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The Irish Question

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Introduction

The Irish Question Q1. What are the main differences between the beliefs of republicans/ nationalists and loyalist/ unionists? Nationalists in Northern Ireland are generally Catholic, they see themselves as being Irish rather than British, they also see the island of Ireland as one place, and generally want it united as one state. In their quest to get a united Ireland with rule from Dublin, Nationalists have many different ways in how they intend to do this: there are Moderate Nationalists and the Republicans. The Moderate Nationalists have one main political party, this is the SDLP (Social Democratic Labour Party), the SDLP's current leader is a man named Mark Durkin even though the man best known in the SDLP is called John Hume, who was the driving force of the SDLP before he retired, another party leader whose name is Martin Morgan who recently was up for election to be an MEP and voice Northern Irelands views in Europe (the manifesto is enclosed). Moderate Nationalists aims, these include an all Ireland Nation (32 county State) with rule from Dublin. They want rule from Dublin because they would probably feel more at home and they also feel that they have a loyalty to Dublin and therefore it would only be right to have rule from there. Moderate Nationalists in Northern Ireland would like to be part of a majority in a 32 county state rather than a minority, in Northern Ireland. ...read more.

Middle

people who have died at the hands of the British, people such as Wolfe Tone who led the United Irish Men into rebellion in 1798, the 1916 Easter Rising when 15 leaders were executed by the British Army, and the Hunger strikers such as Bobby Sands, these events and people all used violent methods and this is why the Republicans see them as their heroes. The manifesto enclosed shows the aims of what Sinn Fein plans to achieve in Europe. The colour scheme of it is green, white and gold reflecting the Irish flag, the aims are firstly written in English and then translated into Gaelic showing that they are loyal to the Republic of Ireland. Overall within Nationalism there are two different types, there are the moderate Nationalists (SDLP), who use peaceful methods and the Republicans (Sinn Fein, IRA) who are prepared to use violence to get what they want. Unionists in Northern Ireland are generally Protestant, Unionists want to keep the union between Northern Ireland and Great Britain, they want this for many reasons such as they want to keep their identity as British citizens, they want to keep their religion alive and also for economic prosperity as they feel that Britain gave them this prosperity and therefore they should be loyal to it. Within Unionism there are several different types, the two largest are the Anglicans and the Presbyterians but there are some others as well such as Methodists, Free Presbyterians, Elim Pentecostal, and Brethren. ...read more.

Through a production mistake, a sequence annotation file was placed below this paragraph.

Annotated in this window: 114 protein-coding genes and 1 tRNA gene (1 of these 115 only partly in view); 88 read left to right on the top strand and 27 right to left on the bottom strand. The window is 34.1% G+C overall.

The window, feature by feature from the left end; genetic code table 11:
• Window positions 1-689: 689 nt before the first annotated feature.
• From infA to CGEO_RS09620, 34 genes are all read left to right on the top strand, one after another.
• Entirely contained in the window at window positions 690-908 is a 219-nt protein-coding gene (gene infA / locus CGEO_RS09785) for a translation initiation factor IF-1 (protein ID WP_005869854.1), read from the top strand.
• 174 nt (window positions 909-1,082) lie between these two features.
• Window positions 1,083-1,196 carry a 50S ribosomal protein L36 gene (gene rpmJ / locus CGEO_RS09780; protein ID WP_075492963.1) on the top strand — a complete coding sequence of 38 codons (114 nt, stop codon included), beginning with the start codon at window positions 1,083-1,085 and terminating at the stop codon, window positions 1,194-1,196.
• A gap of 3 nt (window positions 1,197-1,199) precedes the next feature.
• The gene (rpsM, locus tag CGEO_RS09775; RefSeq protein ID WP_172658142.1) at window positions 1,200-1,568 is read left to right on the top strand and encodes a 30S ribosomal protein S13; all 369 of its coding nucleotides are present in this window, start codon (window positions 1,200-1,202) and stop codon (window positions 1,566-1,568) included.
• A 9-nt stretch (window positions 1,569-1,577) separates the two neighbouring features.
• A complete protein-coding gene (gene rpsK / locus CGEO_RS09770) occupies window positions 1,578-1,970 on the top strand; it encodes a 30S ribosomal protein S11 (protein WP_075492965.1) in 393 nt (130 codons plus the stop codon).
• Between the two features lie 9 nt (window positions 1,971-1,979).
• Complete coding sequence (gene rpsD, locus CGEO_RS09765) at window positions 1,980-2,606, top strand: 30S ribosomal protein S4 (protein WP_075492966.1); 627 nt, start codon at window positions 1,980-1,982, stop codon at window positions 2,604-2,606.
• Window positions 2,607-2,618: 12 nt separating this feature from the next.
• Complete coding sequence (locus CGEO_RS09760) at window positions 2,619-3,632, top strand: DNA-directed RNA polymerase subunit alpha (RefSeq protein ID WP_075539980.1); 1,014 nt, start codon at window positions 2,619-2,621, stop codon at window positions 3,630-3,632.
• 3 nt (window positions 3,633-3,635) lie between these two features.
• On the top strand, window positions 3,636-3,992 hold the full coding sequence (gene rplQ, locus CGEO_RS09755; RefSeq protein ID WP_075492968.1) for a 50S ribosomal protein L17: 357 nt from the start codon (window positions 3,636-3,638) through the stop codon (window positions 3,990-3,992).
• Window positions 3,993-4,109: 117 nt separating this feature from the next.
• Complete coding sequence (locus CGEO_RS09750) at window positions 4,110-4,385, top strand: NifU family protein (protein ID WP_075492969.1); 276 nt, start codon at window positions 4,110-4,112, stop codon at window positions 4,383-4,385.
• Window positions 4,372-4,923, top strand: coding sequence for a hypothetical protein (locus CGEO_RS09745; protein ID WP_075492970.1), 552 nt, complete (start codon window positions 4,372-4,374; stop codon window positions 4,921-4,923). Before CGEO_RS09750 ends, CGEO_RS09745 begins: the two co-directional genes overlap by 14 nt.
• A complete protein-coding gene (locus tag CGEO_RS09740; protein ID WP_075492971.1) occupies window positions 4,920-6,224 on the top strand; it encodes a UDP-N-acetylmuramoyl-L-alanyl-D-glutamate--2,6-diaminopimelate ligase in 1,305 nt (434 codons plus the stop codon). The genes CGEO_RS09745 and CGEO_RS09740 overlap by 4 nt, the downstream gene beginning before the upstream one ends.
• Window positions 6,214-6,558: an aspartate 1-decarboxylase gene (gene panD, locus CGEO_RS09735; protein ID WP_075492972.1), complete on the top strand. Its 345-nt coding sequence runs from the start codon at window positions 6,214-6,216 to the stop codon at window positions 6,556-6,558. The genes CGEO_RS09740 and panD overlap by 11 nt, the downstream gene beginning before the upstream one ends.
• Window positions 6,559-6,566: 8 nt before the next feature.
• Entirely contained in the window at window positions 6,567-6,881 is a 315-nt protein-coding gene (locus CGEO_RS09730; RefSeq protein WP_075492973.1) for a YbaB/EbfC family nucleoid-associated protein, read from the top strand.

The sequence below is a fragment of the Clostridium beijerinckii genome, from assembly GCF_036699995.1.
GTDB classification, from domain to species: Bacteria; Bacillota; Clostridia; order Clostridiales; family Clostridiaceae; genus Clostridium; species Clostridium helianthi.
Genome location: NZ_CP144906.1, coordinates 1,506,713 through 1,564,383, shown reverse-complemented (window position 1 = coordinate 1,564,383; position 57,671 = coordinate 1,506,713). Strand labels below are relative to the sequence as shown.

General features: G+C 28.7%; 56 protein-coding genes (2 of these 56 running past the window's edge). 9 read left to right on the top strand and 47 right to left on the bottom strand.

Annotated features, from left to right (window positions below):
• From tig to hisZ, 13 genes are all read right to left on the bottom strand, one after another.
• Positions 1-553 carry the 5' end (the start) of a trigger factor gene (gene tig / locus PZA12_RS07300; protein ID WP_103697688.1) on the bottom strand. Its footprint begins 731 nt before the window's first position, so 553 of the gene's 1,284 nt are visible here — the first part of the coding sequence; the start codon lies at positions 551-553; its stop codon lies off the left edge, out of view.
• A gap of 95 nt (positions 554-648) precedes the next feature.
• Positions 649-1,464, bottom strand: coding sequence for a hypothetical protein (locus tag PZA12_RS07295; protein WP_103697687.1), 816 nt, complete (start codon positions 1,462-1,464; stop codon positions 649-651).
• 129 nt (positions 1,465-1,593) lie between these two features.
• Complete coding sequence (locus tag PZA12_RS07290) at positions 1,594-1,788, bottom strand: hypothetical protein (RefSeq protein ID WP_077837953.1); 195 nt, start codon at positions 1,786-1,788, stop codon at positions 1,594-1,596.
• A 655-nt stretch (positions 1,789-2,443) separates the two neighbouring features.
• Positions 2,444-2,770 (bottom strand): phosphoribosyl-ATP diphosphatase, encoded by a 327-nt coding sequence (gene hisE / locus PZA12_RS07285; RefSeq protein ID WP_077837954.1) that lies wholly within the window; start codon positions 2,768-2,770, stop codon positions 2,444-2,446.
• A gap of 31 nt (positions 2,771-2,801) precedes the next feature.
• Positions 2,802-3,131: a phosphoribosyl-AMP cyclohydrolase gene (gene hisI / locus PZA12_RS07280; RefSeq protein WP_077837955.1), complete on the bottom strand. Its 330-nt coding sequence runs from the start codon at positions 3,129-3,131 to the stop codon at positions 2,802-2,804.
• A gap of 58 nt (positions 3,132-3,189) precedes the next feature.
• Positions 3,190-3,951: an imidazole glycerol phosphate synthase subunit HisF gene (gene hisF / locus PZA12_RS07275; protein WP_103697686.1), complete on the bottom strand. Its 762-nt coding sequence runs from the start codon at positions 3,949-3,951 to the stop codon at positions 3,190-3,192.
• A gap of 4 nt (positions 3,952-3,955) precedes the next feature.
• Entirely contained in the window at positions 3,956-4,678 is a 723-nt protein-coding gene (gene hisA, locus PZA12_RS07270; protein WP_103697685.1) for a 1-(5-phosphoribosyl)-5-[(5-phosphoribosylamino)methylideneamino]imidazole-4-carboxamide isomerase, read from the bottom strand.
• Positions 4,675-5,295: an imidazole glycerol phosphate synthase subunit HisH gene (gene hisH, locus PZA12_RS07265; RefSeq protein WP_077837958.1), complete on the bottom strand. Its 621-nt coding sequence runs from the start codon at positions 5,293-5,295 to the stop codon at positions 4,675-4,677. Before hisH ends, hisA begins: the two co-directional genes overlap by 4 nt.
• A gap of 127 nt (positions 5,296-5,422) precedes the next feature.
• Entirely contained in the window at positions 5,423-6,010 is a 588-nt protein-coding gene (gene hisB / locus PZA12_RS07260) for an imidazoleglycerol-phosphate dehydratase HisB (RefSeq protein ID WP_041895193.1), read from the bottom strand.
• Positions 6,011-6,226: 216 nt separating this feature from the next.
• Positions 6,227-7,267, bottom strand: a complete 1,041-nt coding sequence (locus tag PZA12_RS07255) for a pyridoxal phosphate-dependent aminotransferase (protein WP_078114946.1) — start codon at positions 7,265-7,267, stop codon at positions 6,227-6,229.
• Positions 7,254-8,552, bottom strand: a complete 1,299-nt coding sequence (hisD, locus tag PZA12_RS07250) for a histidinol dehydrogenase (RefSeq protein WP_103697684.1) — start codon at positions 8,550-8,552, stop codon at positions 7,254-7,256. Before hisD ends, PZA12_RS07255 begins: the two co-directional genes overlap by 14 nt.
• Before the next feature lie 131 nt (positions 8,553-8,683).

Conclusion

Most of the loyalists tend to be working class the organisations tend to dominate working class areas through intimidation, bribery and drug dealing but they share the same British lifestyle as the Moderate Unionists. Overall Loyalists are predominantly Protestant and the main party is the PUP although there are other shadowy Paramilitaries who some of which have called a ceasefire. Recent developments are that now we live under direct rule, Stormount has shut down i.e. local government has ceased to exist. Sinn Fein hate this, SDLP hate this because it is a foreign government who are ruling. The DUP and UUP like this, but would prefer to have local powers with local people. It seems to be forcing the groups together and they want to bring back Stormount because if they did they would have more local power, on i.e. education, and they also think that Great Britain will give them money to do this. Soon Sinn Fein and the Dup are going to get together. This happened recently in Leeds Castle on the 17th of September 2004 and they were going to come to a solution but it did not work, but it seems to have started something and things are looking more optimistic than they have ever been. Even more recently, due to their supposed involvement with the Northern bank robbery, which happened on the 19th December 2005, Sinn Fein have become the targets of a backlash within the Northern Irish community. Their association with the murder of Robert McCartney along with the robbery has made Sinn Fein's struggle increasingly difficult. GCSE History Coursework Judith Lindsay ...read more.

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